Charitable donations are often a matter of the heart – but Caroline Fiennes is turning it into a science with algorithms to ensure money goes where it can be most effective
This is not your typical academic presentation. Yes, the speaker has a thesis and data to prove her point, occasionally uses jargon and cites research studies from this foundation or that university. But when Caroline Fiennes is on stage, you sit up and take note.
As the 41-year-old founder of Giving Evidence, an organisation advising donors and institutions on charitable giving, Fiennes thinks a lot about how to best make her point. She stands as close to the audience as possible; if the stage is horseshoe-shaped, she’ll stand at the bottom of the U-bend. She uses slides but if she senses you do not understand a visual, she will switch to an analogy. And if one comparison does not click, she has another.
“I became obsessed with the audience, to get my idea from my head into their head,” says the author of It Ain’t What You Give, It’s the Way That You Give It. “I am terribly keen they understand it. I use analogies so they can understand better. But some people think in pictures, others in numbers, so I use both. I’m a transmitter rather than a performer.”
Her obsession with communication extends to the written form. Her book was dubbed “the Freakonomics of the charity world — but with better cartoons” while she has contributed articles everywhere from the Financial Times to Forbes and the Guardian. What is unique about Fiennes, however, is the message she so desperately wants to convey — “some help actually hinders” — is, well, uncharitable.
“Charities have a serious problem with research quality,” she says. “The system incentivises charities to do bad research, even though it leads to wrong decisions and wasting money.”
Shortly before her book was published in 2011, Fiennes set up Giving Evidence to address the issue. The company enables NGOs, charities and foundations to conduct more rigorous research and make their findings clear. A study by the Paul Hamlyn Foundation, an independent grant-making organisation in the UK, found only 30 per cent of charitable reports contained “good data”.
If charities are not transparent enough, they lose out on large donations. Giving Evidence advises organisations from the BBC to the Association of Tennis Professionals, as well as wealthy private clients.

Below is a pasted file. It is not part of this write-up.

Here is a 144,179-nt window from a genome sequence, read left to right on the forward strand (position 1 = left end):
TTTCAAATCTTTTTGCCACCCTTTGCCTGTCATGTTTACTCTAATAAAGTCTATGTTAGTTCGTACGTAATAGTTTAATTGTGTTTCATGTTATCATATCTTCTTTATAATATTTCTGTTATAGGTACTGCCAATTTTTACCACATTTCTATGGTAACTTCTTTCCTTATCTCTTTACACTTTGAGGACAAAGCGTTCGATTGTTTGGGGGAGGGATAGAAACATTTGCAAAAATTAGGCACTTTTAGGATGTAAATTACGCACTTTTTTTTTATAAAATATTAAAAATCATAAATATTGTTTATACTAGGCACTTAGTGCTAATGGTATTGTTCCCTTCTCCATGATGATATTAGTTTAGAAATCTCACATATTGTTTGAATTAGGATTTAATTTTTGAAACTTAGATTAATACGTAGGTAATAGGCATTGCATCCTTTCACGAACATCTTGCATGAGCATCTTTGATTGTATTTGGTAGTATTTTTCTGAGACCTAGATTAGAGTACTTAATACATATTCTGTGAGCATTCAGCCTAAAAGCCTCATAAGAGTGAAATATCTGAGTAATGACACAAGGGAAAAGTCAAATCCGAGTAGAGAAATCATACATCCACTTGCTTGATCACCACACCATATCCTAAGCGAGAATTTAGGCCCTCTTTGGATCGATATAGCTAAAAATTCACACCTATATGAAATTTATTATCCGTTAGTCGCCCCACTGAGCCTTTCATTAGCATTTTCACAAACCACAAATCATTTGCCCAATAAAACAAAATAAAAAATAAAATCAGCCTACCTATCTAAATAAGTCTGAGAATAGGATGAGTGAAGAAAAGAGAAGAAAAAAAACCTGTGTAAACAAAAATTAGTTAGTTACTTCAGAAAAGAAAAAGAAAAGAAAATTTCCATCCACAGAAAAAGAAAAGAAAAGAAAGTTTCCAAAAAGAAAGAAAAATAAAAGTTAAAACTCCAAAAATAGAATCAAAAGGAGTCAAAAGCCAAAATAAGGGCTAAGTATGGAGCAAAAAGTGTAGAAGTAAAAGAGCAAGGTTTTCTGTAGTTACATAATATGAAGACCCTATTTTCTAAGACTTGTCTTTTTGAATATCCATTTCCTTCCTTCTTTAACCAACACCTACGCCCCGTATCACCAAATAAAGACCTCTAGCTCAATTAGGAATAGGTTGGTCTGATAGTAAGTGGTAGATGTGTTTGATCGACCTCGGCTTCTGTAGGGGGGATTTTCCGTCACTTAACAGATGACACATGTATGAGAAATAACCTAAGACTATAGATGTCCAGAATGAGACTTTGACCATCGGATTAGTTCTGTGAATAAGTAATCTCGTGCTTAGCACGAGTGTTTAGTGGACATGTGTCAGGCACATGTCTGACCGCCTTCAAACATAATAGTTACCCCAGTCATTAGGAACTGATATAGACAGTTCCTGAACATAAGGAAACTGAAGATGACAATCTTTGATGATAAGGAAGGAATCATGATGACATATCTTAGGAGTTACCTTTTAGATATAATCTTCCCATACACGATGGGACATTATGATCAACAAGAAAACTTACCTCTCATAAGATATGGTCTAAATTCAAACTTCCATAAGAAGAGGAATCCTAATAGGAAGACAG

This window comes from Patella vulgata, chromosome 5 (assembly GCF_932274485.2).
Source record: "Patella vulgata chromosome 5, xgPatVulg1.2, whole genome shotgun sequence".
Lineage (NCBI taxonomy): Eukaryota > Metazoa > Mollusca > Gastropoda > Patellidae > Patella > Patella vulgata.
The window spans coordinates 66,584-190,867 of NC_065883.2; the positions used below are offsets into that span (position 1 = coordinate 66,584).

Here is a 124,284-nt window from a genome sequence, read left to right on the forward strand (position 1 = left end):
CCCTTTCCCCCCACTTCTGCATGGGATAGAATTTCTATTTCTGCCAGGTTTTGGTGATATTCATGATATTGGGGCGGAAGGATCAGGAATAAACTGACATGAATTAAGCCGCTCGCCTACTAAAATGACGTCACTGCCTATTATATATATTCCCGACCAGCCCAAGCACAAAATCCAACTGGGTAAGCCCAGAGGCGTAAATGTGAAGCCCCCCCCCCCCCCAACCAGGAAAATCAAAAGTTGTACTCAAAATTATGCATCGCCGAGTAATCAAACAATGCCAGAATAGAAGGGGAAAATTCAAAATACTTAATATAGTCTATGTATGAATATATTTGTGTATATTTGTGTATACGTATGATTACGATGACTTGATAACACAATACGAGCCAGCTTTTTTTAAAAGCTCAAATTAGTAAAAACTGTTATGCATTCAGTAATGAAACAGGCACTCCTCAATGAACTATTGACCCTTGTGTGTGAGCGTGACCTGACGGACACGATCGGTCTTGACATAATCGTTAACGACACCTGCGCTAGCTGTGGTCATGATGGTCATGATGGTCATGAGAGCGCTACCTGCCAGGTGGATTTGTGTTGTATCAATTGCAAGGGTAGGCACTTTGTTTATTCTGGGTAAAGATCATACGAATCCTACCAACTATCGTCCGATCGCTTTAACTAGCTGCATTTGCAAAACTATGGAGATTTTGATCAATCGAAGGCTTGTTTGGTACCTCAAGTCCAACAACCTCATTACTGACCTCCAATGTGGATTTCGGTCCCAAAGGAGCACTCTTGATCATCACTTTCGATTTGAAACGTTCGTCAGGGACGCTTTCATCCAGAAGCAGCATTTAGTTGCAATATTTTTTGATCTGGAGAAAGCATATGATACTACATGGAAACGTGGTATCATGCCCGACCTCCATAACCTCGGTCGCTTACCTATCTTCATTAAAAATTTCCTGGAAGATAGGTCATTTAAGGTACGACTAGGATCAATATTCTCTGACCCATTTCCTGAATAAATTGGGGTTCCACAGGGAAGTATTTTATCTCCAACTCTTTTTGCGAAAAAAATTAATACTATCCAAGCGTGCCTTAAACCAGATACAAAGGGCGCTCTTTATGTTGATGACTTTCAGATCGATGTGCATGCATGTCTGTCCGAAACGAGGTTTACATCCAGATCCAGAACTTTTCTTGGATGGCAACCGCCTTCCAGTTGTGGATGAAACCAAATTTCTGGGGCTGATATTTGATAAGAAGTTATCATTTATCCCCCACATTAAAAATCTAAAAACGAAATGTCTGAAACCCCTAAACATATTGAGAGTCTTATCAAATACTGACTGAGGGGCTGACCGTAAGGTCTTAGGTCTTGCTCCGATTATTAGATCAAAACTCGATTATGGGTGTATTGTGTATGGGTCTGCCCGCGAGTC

Fiennes, who studied physics and philosophy at Oxford, knew from an early age she would end up in the sector. She comes from a “churchy background”; her father worked in the public sector and still volunteers in the community service institution Lions Club International while her teacher mother ran a Sunday school. She has a cousin who is a priest and other family members who work in human rights and social services.
When she worked in the quantitative field of business strategy consulting at the now-defunct Monitor Company, however, she found it was not numbers she was interested in.
“I was not fascinated by money,” she says. “Why did I quit a higher-paid job to get into this sector? I was increasingly fascinated by other issues.”
At New Philanthropy Capital, Fiennes was tasked with finding ways to make charitable money flow better.
The London-based organisation was set up by two former Goldman Sachs employees in 2002 to develop new ways for charities to measure their inputs and outcomes.
“Quite a number of us were physicists,” she says. “We were looking for algorithms. It had surprising data that worked differently to what you might think.”
She left New Philanthropy Capital after five years for Global Cool, a charity that promotes sustainable lifestyles. As chief executive, Fiennes was responsible for collecting evidence about its impact.
It was also at Global Cool that she put her counterintuitive thinking into action. To get people to fly less, Global Cool developed a campaign to promote train travel.
Put jokes on the stairwells and people will forgo the elevator was the message in another.
She continues to think about the other side of the equation at Giving Evidence – but she always follows hard facts. At the Emirates Foundation youth philanthropy summit in Abu Dhabi in November last year, Fiennes presented research that disproved the notion a charity should spend all its money on programmes and cut administration costs.
“Intuition tells us that non-profits are wasteful,” she says. “But we built the graph and it goes the other way. In fact, better organisations spend more on people and decent infrastructure.”
Since this was a Fiennes presentation, she went further.
“Measuring costs is bit like measuring how much chalk a teacher uses. It’s easy to measure but it does not tell you how effective the teacher is.”